The coronavirus pandemic has upset nearly every aspect of the way the world does business. Most non-essential businesses in the Philadelphia area have started to operate remotely since the pandemic hit. Non-essential employees have been telecommuting from home. Many retail companies have shifted to delivery only.
Depending on the severity of local COVID-19 outbreaks, some non-essential businesses have even had to shut down completely under county or township law.
What do you do when you’re tied to a commercial lease for space you can no longer use? Many businesses have had to cut costs as revenue has fallen. A high rent payment on your balance sheet now could jeopardize your company’s survival.
Business owners facing these types of drastic changes are justified in wanting out of their commercial leases. Can you get out of your lease because of the pandemic?
The answer is: possibly. Most commercial leases require that you pay a penalty fee for early termination. But landlords haven’t been immune to the effects of the pandemic. If your commercial landlord faces a high number of vacancies with a low chance of finding new tenants anytime soon, they may be more willing to negotiate better lease terms for you.
Every commercial lease is unique. The only way to know your options is to go over the actual terms of your lease – preferably with the help of an experienced local business lawyer. Holmes Business Law Firm is dedicated to getting the best terms possible for our clients. Call the Philadelphia offices of Sarah Holmes today for a consultation at 215-482-0285.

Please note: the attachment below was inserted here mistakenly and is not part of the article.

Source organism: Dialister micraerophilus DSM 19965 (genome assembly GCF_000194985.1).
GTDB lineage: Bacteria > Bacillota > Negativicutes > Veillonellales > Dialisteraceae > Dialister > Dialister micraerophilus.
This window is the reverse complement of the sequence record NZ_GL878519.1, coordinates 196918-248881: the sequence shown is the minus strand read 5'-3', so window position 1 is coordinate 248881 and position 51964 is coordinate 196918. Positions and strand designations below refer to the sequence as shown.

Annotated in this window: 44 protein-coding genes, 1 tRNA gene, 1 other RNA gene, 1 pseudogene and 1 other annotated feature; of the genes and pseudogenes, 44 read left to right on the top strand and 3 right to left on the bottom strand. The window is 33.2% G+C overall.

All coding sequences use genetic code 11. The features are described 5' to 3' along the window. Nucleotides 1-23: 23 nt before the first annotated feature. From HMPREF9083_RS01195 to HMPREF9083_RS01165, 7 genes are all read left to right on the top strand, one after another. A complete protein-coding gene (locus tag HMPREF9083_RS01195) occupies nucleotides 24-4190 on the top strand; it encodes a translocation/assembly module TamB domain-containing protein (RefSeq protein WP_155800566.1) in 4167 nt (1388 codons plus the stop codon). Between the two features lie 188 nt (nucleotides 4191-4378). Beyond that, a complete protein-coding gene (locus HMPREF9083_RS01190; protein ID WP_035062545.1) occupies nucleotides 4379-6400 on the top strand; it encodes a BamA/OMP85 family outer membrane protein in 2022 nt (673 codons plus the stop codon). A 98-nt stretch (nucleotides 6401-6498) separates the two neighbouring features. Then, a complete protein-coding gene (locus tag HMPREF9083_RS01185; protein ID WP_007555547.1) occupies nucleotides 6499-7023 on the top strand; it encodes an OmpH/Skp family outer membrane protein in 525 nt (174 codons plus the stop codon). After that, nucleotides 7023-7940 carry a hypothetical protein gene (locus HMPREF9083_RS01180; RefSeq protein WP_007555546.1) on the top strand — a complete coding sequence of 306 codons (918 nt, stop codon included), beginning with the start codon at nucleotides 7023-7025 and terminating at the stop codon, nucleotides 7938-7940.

Important Terms for Terminating Your Commercial LeaseWhen reviewing your commercial lease, look carefully at any language discussing how your lease could end. Clauses to look for include:
Your commercial landlord may be sophisticated and experienced, with many properties and lease agreements. They may be represented by professional property management companies. When approaching your landlord about terminating your commercial lease early, you must be prepared to back up your request with financial documentation and proof of hardship.
At the same time, you have to consider that your commercial landlord may not necessarily have deep pockets. They also have bills like payroll, utilities, and taxes. Their property may get foreclosed if they fail to make their mortgage payments on time.
As a result, a commercial lease early termination can be a delicate negotiation. Even if you've had a good relationship with your landlord in the past, you don't want to ruin it now.
To get the best results for your business, you should evaluate where you stand legally and financially with an experienced business lawyer. Consider:
Call our Philadelphia area law offices now at 215-482-0285 for a consultation with an experienced lawyer dedicated to helping your business thrive.
Sarah E. Holmes is a Philadelphia business attorney and strategist that helps start ups and established businesses looking to expand, protect their assets and increase their profits in an approachable, down-to-earth way. When you're looking for a business lawyer in Philadelphia, the Main Line or New Jersey, we can help.